## Clark Wells's Use of a Hinged Dissection in Discussing a Proof

Clark Wells, a mathematics professor at Grand Valley State University, presented his paper
"Quadrature, the Geometric Mean, Hinged Dissections, and the Purpose of Proof"
at the MAA's Mathfest in Hartford, CT on August 2, 2013. As he wrote in his description of the talk,
"Mathematicians will generally agree that proofs are a good thing (why else would we be talking about our favorites?) and that rigor is important. But as educators, what is the purpose of proof? I would argue that in a perfect world a proof should not only verify the truth of a proposition, but should give insight into the proposition itself. A sad fact is that proofs often do not give insight, and worse, they can sometimes seem to students as if they were written to deliberately obscure insight. Sometimes, though, you can have both rigor and insight. Among my favorite geometry proofs are quadrature proofs, which I typically discuss in our senior capstone course, The Nature of Modern Mathematics. The idea of quadrature is to create (typically by compass and straight-edge construction) a square that is "the same size" as a given geometrical object. My very favorite geometry proof is the quadrature of the rectangle for several reasons. One is that the side length of the square obtained is the geometric mean of the side lengths of the rectangle, another is that it can be proven using hinged dissections and then animated using GeoGebra, as I will show in my talk, which leads to insight about what quadrature and the geometric mean really are. Furthermore, by taking a theorem due to the ancient Greeks and proving it using modern technology, I can emphasize the connectedness of mathematical ideas across centuries."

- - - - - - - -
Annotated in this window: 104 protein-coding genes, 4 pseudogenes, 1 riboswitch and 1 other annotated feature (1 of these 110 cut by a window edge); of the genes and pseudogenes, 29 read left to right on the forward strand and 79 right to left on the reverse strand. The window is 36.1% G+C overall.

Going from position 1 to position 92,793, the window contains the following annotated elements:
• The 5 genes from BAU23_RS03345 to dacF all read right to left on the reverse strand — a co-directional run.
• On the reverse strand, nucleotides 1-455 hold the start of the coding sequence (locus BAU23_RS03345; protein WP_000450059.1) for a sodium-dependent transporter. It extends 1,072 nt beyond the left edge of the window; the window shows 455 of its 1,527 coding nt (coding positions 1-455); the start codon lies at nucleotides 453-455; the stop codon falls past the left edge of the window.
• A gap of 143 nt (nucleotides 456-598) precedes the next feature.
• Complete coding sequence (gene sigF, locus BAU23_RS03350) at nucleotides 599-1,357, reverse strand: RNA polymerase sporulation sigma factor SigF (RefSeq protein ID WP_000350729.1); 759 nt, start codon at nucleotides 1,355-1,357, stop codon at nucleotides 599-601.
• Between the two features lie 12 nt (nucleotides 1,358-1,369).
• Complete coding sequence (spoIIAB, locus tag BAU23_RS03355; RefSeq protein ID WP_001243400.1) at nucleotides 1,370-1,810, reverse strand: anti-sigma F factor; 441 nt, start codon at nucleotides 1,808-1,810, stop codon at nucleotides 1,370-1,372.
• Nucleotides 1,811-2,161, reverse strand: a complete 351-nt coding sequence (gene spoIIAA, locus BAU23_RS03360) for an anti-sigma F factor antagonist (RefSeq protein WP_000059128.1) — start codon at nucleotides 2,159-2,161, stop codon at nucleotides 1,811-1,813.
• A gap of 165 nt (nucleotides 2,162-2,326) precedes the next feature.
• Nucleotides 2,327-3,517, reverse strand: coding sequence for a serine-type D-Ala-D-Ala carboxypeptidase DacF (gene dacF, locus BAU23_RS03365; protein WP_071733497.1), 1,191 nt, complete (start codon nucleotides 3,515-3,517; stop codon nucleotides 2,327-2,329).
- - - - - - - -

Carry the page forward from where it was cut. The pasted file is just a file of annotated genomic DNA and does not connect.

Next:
The particular hinged dissection that Clark discussed was of a rectangle to a square. Such a dissection was illustrated in the Persian manuscript Interlocks of Similar or Complementary Figures, dating to around 1300 C.E. My book does not display this particular hinged dissection, because it is a specific example of the more general Q-slide technique discovered by Harry Lindgren and described in his 1964 book, Geometric Dissections. The dissection converts one quadrilateral to another quadrilateral of equal area and the same angles. (I renamed the Q-slide as the "Q-swing", because the four pieces can be hinged with swing hinges.) It's too bad that Clark wasn't aware of this material as discussed in my books, Dissections: Plane & Fancy, and Hinged Dissections: Swinging & Twisting.
Thank you, Clark, for pointing out the connection of hinged dissections with quadrature, the geometric mean, and the notion of proof.